He's in far better heart, now

23:17, Feb 14 2013
Peter Kennett
Invercargill man Peter Kennett, who was in hospital this week for treatment for cellulitis, plans to be out on the streets today collecting for the Heart Foundation appeal.

Peter Kennett's heart attack six months ago did not happen the way he had seen it in the movies.

There was no clutching of the heart, or gasping for breath for the semi-retired Invercargill principal who only thought he might have a touch of food poisoning from his usual weekend dinner of fish and chips, followed by a bag of lollies.

Yesterday afternoon, Mr Kennett, who will be on the streets today with an appeal bucket for the Heart Foundation collection, described how his heart attack in June could have been shrugged off - and as a consequence he could have been one of the more than 5000 people in New Zealand who die of heart disease every year.

"It was just a restless night walking around the house, then down to the mailbox and back, feeling both restless and depressed," he said. "It wasn't theatrical. I was probably sitting at the computer when it happened."

Friends saw him rubbing his arm the next night while at a family gathering. When told of his symptoms, they told him to go straight to the emergency department - a blood test confirmed he had suffered a major heart attack. He was sent back to hospital and booked in for a quintuple bypass for five blockages in his arteries.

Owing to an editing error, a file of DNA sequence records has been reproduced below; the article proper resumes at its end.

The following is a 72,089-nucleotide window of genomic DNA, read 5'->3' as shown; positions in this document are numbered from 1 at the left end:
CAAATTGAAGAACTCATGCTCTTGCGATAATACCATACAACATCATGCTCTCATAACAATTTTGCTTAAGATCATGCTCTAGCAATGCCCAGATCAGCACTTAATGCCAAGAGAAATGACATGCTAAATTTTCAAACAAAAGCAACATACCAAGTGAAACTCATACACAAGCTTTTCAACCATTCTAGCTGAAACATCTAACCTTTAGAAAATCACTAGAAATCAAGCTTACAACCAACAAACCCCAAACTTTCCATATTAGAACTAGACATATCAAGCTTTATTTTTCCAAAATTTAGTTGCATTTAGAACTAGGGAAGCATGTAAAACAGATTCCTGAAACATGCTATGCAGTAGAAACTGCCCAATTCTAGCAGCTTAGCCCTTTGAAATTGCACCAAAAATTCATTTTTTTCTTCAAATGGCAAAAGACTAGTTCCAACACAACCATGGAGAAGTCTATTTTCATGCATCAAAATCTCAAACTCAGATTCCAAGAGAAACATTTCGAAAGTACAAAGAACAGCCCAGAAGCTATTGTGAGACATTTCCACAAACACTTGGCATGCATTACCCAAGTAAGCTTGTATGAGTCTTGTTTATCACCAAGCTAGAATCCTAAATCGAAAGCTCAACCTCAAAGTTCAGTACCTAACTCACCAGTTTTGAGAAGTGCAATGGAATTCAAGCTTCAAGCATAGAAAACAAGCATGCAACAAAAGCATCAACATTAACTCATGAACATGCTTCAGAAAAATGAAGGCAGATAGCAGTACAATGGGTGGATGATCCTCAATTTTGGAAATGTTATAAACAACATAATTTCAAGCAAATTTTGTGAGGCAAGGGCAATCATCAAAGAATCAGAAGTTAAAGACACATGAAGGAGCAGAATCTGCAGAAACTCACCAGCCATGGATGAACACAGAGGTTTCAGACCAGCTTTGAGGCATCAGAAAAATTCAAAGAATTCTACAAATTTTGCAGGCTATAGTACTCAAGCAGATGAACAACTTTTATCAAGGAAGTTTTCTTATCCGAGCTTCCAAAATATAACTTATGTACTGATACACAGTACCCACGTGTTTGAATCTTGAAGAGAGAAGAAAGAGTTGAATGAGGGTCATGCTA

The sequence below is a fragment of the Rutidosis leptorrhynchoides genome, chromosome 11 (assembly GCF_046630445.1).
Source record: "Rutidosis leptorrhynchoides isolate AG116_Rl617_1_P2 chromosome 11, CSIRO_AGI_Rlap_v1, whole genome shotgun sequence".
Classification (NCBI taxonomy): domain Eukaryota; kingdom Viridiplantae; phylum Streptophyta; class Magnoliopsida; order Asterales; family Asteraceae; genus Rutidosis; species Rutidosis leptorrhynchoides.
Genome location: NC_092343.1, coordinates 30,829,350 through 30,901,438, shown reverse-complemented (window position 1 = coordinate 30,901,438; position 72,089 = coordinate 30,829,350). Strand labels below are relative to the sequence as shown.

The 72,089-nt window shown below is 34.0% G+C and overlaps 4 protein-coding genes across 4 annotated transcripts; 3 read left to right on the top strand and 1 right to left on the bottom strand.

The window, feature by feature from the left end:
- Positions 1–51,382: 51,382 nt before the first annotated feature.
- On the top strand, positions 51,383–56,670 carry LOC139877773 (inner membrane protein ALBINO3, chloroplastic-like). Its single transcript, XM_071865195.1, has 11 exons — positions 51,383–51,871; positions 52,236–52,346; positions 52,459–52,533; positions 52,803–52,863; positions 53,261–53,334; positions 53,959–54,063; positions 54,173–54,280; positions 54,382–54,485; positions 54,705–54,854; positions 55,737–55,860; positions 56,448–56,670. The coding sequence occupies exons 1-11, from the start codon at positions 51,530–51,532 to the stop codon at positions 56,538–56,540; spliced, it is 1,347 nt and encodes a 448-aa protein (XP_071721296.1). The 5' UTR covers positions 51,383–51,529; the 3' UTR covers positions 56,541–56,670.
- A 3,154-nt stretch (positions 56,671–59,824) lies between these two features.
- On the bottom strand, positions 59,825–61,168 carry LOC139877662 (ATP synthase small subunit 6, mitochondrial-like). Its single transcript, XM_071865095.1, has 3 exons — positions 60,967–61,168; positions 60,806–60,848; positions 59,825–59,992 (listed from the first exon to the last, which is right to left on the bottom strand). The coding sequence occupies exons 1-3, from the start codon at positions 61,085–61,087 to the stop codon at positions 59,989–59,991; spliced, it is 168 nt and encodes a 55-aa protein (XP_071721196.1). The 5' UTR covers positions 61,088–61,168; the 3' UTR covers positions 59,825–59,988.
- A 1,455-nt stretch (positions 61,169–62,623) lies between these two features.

Mr Kennett has had a major lifestyle change since his operation in July, losing 10 kilograms and lowering his cholesterol as a result. Fish and chips are banned and lollies are monitored. Fruit and vegetables and a morning breakfast of high-fibre cereals are his staple.

Mr Kennett said he now reads labels for fat and sugar content, even if they have a "heart healthy" check or claim to be "light", which could be deceiving. He walked more and his wife Noelene also changed her eating habits, losing about 30kg.

Funds raised during Heart Week - including today's appeal - will go towards heart research and programmes to encourage healthy lifestyle changes.


The Southland Times